It’s been a long time since I last added a post, although the reason is very valid. Now I am happy to announce that I have finally graduated from the university, although I’m not very sure if it’s the last time I will be studying there (master’s degree is tempting).
Lately, during a much-deserved (after all the thesis and graduation dramas) summer vacation I have decided to try Adobe Lightroom. I have accumulated a number of photographs and I am determined to keep them all.
I used to utilize Photoshop for photo editing using actions and it served me well, but my classmate managed to convince me months ago that Lightroom is better.
So should you keep Photoshop for your photo editing needs or should you use Lightroom instead?
The middle photo shows the base image edited in Photoshop using Photoshop actions. Photoshop actions are convenient presets in editing images without the need for fumbling with adjustments and color balances manually. You can download lots of free Photoshop actions online or you can create your own preset for a personal approach.
The bottom photo shows the base image edited in Lightroom 4.4 – this means I adjusted exposure, clarity, vibrance, tones, etc. manually according to my taste. I made the colors vibrant, the way I wanted to; I took the base photo because I loved the colors of the flower, even if it was just a weed. I was able to accomplish that goal in Lightroom.
The advantage of using Lightroom is you can manipulate layers of your photo beyond what Photoshop can, and even if you do not shoot in RAW you can still adjust shadows and highlights separately (I am still to witness what wonders RAW can do in Lightroom). There are available presets for Lightroom online as well, for free; I haven’t tried one yet but they are probably similar to Photoshop actions.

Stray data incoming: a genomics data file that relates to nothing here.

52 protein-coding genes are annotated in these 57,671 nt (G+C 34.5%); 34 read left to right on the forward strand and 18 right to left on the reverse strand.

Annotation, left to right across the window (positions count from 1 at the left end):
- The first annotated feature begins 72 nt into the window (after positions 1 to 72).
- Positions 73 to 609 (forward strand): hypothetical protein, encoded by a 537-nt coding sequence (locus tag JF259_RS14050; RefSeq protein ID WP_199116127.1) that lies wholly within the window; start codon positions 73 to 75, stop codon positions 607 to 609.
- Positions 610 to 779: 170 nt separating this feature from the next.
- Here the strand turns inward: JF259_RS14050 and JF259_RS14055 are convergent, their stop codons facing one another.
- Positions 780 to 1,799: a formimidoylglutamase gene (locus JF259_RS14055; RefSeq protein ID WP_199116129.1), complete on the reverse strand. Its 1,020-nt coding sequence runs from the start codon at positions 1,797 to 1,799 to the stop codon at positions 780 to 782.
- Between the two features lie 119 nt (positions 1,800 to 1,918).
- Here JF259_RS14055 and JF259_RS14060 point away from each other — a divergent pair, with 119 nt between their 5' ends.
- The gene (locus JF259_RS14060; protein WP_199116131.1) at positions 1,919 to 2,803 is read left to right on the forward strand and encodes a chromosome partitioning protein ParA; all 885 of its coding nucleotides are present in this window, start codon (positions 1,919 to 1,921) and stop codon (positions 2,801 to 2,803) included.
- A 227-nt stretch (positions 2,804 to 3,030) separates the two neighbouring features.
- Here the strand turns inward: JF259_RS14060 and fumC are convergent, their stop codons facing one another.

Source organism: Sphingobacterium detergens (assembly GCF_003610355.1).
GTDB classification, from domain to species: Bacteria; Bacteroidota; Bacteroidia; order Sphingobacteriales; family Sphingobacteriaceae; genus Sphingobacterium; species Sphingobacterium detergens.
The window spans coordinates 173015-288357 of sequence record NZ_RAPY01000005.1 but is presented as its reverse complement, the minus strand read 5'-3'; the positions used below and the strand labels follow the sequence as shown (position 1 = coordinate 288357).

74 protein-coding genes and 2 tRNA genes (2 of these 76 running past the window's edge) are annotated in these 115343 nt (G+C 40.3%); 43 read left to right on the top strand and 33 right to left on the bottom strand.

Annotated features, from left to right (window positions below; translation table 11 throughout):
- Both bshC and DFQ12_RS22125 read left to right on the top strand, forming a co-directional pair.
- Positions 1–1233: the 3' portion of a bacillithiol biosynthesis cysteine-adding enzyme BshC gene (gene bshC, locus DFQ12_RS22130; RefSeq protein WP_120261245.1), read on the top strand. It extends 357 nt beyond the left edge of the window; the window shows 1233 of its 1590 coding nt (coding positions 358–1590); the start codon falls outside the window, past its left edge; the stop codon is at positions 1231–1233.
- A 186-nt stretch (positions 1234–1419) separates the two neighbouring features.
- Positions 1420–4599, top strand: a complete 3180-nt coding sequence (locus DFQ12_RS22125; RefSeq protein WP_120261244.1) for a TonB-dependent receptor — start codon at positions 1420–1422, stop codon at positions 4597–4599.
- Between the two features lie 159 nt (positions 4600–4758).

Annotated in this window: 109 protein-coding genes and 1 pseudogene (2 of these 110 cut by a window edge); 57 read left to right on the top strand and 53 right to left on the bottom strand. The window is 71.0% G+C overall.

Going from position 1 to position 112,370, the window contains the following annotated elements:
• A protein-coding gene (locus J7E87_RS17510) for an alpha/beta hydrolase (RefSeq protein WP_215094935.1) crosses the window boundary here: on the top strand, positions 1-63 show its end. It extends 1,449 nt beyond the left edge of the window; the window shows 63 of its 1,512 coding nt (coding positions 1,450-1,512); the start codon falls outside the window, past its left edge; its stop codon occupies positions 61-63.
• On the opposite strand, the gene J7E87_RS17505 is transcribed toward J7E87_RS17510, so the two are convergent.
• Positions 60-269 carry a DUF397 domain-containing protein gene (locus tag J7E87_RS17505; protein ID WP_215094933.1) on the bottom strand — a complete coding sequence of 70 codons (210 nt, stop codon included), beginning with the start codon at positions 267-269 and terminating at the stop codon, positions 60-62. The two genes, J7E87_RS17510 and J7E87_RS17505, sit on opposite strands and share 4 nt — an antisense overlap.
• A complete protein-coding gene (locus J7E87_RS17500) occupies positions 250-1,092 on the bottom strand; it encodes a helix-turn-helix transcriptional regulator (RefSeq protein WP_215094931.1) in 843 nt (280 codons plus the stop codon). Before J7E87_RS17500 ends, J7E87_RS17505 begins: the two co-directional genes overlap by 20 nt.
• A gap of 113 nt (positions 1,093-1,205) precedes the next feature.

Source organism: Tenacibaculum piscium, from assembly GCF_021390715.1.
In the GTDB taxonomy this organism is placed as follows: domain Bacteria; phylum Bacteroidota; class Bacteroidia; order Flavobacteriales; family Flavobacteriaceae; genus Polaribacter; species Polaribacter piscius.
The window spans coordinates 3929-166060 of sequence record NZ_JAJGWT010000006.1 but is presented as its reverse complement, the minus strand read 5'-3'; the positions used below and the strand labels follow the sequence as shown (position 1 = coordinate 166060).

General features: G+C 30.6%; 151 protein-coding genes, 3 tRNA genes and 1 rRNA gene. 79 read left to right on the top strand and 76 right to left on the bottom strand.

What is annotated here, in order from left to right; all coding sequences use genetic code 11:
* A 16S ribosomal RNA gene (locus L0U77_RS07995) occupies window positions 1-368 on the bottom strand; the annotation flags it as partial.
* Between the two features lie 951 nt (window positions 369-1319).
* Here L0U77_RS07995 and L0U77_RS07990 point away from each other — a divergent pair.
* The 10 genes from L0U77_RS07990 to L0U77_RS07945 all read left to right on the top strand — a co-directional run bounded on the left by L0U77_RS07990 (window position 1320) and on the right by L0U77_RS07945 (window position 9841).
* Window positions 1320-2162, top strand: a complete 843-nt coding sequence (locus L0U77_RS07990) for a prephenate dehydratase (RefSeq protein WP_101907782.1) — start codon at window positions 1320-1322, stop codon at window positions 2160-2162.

Should you dump Photoshop for Lightroom?
NOT YET. Lightroom kicks ass, for sure, I am enjoying it at present in ways I cannot imagine, and though it’s tailor-made for photo editing, Photoshop is no way a loser.
Photoshop is a digital artist’s bestfriend. It’s the jack of all trades, it can do anything, the limit being the user’s imagination and skill. However, do remember that when you turn on Photoshop you also activate all other functions in the program, whether or not you will be utilizing it for photo editing. It’s like turning on a power-hungry electric bill-burning desktop when all you wanted to do was to read an eBook, or baking a three-layer cake when you are to eat alone – too much for a single task.
This is probably why Adobe created Illustrator, Indesign, Lightroom, etc. A determined artist can use Photoshop for his masterpieces, but some people just have specific needs without needing the extra baggage.
I am not saying Photoshop can do everything, but it can do most anything. I haven’t maximized it to its full potential, but what I can do with SAI, Illustrator, Indesign, and Lightroom, I can do with Photoshop…yet I still use SAI (not Adobe, mind you), Illustrator, Indesign, and presently, Lightroom, all because I want to save RAM.
Which photo do you like best?
It is hard to judge. I like both edits, each has its own charm. Besides, Photoshop actions are very convenient for lazy days. =)
- Opening Files From Lightroom 5 Beta into Photoshop CS6 (blogs.adobe.com)
- Which Adobe Product? (stccdesktoppublishing.wordpress.com)
- The Pros and Cons of Photoshop Elements vs. Photoshop (graphics.answers.com)
- Adobe Lightroom 4 Review (kleshinski.wordpress.com)
- Free Lightroom 5 Photo Editing Software (gadgetwise.blogs.nytimes.com)
- Adobe Photoshop CC: What it means for photographers (dpreview.com)